Lot Sale Results

Jack Hamilton Bush

Jack Hamilton Bush

Jack Hamilton Bush
Post-War & Contemporary Art Live auction

Lot # 009

Jack Hamilton Bush
ARCA CGP CSGA CSPWC OSA P11 1909 - 1977 Canadian

Three to One
acrylic on canvas February 1971
on verso signed, titled and inscribed "Toronto, February 1961 [sic], Acrylic Polymer W.B."
56 x 78 in  142.2 x 198.1cm

Collection of the Artist
Waddington Galleries, London, England, 1971
Horace Richter, New York, 1971
Galerie Wentzel, Hamburg, Germany, November 1980
Sold sale of Contemporary Paintings, Drawings and Sculpture, Sotheby Parke Bernet, New York, November 13, 1980, lot 73
Lonti Ebers Fine Arts, Toronto, 1980
HCI Holdings Ltd., Toronto, 1980
Private Collection, Vancouver, 1982

In the spring of 1971, Jack Bush sent several unstretched canvases to Leslie Waddington’s gallery on Cork Street in London, UK. Waddington mounted a solo show for Bush that October, but Three to One had sold just one week before the exhibition’s opening. The buyer was from New York City, and it is possible he was a preferred client whom the gallery aimed to please by allowing pre-show access to new paintings by the artist. From there, Three to One resided in the United States until about 1980, when the painting surfaced at Galerie Wentzel in Hamburg, Germany. Despite the seeming distance, the painting maintained its ties to the USA, since Galerie Wentzel was run by Bogislav von Wentzel and Elizabeth von Wentzel (now Elizabeth Lyman-Cabot), who is the sister of Lewis Cabot, another long-time supporter of Colour Field art and donor of several Bush paintings now at the Museum of Fine Arts, Boston.

Three to One returned to the USA in late fall 1980, to be auctioned by Sotheby Parke Bernet under an incorrect date of 1961. The error was rooted in the artist’s own mistake, as he inscribed the verso with a 1961 date rather than its actual date of 1971. The painting is, however, listed by the artist in his own records as being executed in February 1971 and fits perfectly within his stylistic tendencies for the early 1970s, including a rollered ground and stark shapes in bright, opaque colours that often grace the canvas rhythmically, in a manner analogous to jazz – surprising and lively. Three to One is an exemplar of this comparison, as if the three arcs of colour are enjoying a breakout solo by the strong and confident bar of blue. Altogether, the distinct elements of this painting make a striking composition.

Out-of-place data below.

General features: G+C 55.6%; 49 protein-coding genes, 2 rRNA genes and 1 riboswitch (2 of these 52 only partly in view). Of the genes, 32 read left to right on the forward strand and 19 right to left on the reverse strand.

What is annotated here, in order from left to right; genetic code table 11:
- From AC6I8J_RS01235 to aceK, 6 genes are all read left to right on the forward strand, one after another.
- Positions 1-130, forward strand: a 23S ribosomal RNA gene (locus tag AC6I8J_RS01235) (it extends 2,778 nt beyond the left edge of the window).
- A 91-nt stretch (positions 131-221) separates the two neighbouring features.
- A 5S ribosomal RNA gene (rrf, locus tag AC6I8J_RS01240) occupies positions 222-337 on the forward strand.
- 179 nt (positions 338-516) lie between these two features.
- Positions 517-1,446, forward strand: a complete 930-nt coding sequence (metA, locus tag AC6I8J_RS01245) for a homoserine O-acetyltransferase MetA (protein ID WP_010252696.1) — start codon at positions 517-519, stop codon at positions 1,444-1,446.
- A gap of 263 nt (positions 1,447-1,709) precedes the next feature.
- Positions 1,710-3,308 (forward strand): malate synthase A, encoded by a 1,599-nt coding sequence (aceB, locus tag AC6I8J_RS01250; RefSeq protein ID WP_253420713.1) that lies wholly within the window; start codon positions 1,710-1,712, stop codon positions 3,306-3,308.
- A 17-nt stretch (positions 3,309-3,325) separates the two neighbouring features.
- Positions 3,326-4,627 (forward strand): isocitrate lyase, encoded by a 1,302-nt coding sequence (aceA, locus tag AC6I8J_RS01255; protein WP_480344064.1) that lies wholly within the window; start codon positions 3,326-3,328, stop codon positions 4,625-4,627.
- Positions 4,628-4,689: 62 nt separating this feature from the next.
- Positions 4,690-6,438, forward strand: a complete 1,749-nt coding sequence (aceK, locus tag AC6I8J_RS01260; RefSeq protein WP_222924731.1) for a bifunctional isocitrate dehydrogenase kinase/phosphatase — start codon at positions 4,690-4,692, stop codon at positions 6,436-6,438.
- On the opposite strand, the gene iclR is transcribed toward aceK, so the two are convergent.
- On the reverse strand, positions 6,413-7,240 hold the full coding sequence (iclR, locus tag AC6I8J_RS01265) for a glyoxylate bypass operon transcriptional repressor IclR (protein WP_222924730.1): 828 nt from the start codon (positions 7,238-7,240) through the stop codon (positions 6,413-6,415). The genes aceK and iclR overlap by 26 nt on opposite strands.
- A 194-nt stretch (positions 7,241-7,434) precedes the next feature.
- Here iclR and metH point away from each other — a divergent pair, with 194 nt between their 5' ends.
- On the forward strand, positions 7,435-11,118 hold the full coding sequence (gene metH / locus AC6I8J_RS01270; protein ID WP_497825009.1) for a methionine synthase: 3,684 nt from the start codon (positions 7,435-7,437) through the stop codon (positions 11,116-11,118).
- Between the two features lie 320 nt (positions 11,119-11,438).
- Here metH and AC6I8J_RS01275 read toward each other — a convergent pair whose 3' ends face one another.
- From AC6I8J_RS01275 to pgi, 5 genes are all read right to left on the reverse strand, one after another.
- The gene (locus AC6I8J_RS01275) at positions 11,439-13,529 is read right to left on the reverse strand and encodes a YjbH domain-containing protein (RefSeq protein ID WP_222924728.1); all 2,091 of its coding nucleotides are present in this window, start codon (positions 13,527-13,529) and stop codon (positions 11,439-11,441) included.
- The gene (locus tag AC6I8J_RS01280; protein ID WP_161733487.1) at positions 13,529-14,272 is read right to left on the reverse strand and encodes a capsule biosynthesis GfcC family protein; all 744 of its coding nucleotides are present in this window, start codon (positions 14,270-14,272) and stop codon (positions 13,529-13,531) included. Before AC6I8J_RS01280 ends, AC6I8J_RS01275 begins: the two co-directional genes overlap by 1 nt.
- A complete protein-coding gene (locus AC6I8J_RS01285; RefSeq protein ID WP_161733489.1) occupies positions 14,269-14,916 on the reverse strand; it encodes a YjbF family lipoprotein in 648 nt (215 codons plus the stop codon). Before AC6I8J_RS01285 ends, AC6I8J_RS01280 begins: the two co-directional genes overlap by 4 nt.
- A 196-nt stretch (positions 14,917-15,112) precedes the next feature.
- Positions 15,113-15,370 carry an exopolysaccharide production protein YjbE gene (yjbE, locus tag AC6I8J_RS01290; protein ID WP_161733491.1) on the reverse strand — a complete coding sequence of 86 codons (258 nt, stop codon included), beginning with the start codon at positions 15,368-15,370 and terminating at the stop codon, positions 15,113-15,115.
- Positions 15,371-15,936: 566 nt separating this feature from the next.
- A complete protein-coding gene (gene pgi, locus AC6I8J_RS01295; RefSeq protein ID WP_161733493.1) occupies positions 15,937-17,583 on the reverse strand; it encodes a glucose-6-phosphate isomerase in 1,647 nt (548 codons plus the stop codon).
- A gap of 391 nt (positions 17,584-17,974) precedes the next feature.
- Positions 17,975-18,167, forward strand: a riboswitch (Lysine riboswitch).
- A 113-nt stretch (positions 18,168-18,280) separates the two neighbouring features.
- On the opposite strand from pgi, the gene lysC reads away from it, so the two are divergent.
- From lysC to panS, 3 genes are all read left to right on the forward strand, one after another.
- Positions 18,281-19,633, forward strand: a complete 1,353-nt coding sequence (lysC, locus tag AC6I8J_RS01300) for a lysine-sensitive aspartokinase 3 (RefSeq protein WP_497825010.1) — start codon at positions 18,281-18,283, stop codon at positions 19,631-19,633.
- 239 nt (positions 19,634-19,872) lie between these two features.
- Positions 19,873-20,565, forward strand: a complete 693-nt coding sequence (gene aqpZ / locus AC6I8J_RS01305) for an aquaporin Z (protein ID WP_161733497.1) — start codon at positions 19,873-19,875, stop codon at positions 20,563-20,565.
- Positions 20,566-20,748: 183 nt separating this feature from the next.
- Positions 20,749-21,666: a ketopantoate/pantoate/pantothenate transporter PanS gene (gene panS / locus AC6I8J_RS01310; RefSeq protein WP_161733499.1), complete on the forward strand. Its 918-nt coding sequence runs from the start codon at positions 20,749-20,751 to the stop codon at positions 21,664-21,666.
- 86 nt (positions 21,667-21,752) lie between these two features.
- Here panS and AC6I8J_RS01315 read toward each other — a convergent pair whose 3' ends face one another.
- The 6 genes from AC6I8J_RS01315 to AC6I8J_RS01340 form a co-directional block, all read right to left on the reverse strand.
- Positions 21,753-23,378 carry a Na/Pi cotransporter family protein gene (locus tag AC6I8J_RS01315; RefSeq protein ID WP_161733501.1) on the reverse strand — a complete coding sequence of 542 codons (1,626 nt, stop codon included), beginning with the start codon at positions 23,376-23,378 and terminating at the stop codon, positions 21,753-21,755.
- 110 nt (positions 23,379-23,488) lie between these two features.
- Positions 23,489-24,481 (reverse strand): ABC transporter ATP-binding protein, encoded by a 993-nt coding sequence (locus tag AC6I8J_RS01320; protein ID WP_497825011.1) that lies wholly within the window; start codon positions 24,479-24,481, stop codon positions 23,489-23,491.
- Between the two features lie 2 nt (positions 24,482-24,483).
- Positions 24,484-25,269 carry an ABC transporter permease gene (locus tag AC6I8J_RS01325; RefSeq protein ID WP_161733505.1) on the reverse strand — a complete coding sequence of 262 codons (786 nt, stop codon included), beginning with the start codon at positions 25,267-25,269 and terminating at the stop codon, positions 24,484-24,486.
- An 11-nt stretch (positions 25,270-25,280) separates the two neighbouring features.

After being auctioned in New York, the painting spent two years in a corporate collection in Toronto; from 1980 to 1982, Three to One was owned by HCI Holdings Ltd., which was originally a fireworks manufacturing company. HCI was largely shaped by a business partnership that included Andrew Sarlos (1931 - 1997), once known as “the Buddha of Bay Street.” HCI was transformed into an investment fund that, at its peak, made $9 million in one day in a hostile takeover move; it was a kind of aggressive financial manoeuvre that Toronto had not witnessed before. In 1993, one year after receiving the Order of Canada, Sarlos published a booked titled Fireworks: The Investment of a Lifetime.

As is often the case, a widespread depression in the stock market results in corporations selling some of their assets. Long-hidden paintings suddenly surface at fair prices and the art market surges. When the recession hit in the early 1980s, Sarlos lost many millions of dollars and HCI took a dive. Sarlos approved the sale of Three to One in 1982. It sold to a private collector based in Vancouver, BC, where the painting has resided ever since.

From the UK to the USA, from the USA to Germany and back again, and from Toronto to Vancouver, Bush’s Three to One has been appreciated far and wide. It is arguable that Bush’s market remains strong because of a particularly Canadian habit: to eagerly embrace that which has been validated by UK and US markets. Still, the path of Bush’s global market remains distinct from other historical Canadian painters, such as Lawren Harris. It was during Bush’s lifetime that his international market was strongest, not posthumously with curatorial gilding and strong marketing campaigns. Bush’s widespread successes came directly from his own work and those who loved to live with his paintings, then and now.

We thank Dr. Sarah Stanners for contributing the above essay. Dr. Stanners brought the definitive Jack Bush retrospective to fruition with Marc Mayer at the National Gallery of Canada and the Art Gallery of Alberta (2014 - 2015). She launched Jack Bush: In Studio (2016) at the McMichael Canadian Art Collection, where she served as Chief Curator from 2015 to 2018, overseeing 27 exhibitions and 8 publications on Canadian art. Dr. Stanners is now director of the Jack Bush Catalogue Raisonné and holds a status-only appointment as assistant professor at the University of Toronto, Department of History of Art.

This work will be included in Sarah Stanners’s forthcoming Jack Bush Paintings: A Catalogue Raisonné.

Estimate: $250,000 ~ $350,000 CAD

Sold For: $301,250.00 CAD (including buyer's premium)

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